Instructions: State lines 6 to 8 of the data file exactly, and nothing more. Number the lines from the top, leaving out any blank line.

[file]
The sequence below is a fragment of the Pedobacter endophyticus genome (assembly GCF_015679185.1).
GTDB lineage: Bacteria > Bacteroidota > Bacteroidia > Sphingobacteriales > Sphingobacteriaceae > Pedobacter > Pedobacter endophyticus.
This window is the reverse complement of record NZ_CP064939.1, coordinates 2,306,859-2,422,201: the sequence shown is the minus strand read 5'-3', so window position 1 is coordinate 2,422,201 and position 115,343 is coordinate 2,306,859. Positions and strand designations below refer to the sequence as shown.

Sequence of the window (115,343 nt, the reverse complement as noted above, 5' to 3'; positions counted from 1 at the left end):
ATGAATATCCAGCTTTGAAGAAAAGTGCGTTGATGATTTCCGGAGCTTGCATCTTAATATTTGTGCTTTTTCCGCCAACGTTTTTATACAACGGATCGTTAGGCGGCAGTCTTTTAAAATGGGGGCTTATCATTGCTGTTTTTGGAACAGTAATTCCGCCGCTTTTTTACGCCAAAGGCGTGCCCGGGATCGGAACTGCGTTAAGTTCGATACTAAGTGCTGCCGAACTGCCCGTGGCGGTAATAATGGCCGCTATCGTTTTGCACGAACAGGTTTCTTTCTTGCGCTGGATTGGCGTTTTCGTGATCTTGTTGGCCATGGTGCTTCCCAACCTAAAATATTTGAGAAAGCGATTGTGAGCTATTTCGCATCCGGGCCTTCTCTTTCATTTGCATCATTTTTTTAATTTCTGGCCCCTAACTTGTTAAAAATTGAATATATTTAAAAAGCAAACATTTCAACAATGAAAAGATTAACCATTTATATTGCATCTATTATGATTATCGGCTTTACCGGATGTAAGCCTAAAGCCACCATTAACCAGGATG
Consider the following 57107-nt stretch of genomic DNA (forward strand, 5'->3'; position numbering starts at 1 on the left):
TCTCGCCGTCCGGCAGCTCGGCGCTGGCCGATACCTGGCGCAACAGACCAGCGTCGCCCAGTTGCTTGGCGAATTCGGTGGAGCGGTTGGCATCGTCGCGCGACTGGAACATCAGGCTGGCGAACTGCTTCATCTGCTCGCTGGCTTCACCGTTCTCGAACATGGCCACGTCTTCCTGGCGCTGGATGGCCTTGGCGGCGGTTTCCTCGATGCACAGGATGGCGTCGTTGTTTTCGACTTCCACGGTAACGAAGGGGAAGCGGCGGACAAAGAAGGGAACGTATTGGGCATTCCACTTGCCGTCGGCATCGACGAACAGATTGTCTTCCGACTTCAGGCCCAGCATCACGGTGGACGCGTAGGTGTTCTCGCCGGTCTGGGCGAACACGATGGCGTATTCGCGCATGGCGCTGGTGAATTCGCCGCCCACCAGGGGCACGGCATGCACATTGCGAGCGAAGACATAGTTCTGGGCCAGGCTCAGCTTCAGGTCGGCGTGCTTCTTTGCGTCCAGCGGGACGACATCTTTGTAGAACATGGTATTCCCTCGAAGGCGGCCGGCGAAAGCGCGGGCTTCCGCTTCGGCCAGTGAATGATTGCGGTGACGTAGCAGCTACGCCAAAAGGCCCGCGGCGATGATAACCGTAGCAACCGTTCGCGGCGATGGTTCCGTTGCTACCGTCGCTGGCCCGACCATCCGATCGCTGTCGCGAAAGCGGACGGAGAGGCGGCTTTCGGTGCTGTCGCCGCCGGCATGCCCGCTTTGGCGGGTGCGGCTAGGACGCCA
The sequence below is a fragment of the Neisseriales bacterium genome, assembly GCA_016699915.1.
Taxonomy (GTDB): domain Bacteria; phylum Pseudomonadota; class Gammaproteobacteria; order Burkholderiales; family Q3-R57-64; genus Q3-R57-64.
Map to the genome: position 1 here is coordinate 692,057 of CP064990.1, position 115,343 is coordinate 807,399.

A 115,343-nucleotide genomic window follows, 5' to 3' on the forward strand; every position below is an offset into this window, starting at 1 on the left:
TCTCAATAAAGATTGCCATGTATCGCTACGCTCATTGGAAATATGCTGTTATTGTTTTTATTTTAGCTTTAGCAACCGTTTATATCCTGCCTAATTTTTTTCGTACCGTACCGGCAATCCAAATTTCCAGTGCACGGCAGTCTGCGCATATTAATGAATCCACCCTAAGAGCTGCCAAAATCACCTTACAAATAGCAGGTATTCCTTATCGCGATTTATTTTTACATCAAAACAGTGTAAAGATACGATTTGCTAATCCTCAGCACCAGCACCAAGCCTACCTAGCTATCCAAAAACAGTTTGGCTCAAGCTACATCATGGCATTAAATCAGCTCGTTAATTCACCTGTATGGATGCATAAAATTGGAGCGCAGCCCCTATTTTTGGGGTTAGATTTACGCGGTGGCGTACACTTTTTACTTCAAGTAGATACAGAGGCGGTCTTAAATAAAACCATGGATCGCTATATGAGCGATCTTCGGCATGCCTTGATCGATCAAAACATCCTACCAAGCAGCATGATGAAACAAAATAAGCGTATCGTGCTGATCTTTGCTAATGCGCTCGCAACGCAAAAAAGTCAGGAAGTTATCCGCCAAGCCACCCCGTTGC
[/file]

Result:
Consider the following 57107-nt stretch of genomic DNA (forward strand, 5'->3'; position numbering starts at 1 on the left):
TCTCGCCGTCCGGCAGCTCGGCGCTGGCCGATACCTGGCGCAACAGACCAGCGTCGCCCAGTTGCTTGGCGAATTCGGTGGAGCGGTTGGCATCGTCGCGCGACTGGAACATCAGGCTGGCGAACTGCTTCATCTGCTCGCTGGCTTCACCGTTCTCGAACATGGCCACGTCTTCCTGGCGCTGGATGGCCTTGGCGGCGGTTTCCTCGATGCACAGGATGGCGTCGTTGTTTTCGACTTCCACGGTAACGAAGGGGAAGCGGCGGACAAAGAAGGGAACGTATTGGGCATTCCACTTGCCGTCGGCATCGACGAACAGATTGTCTTCCGACTTCAGGCCCAGCATCACGGTGGACGCGTAGGTGTTCTCGCCGGTCTGGGCGAACACGATGGCGTATTCGCGCATGGCGCTGGTGAATTCGCCGCCCACCAGGGGCACGGCATGCACATTGCGAGCGAAGACATAGTTCTGGGCCAGGCTCAGCTTCAGGTCGGCGTGCTTCTTTGCGTCCAGCGGGACGACATCTTTGTAGAACATGGTATTCCCTCGAAGGCGGCCGGCGAAAGCGCGGGCTTCCGCTTCGGCCAGTGAATGATTGCGGTGACGTAGCAGCTACGCCAAAAGGCCCGCGGCGATGATAACCGTAGCAACCGTTCGCGGCGATGGTTCCGTTGCTACCGTCGCTGGCCCGACCATCCGATCGCTGTCGCGAAAGCGGACGGAGAGGCGGCTTTCGGTGCTGTCGCCGCCGGCATGCCCGCTTTGGCGGGTGCGGCTAGGACGCCA
The sequence below is a fragment of the Neisseriales bacterium genome, assembly GCA_016699915.1.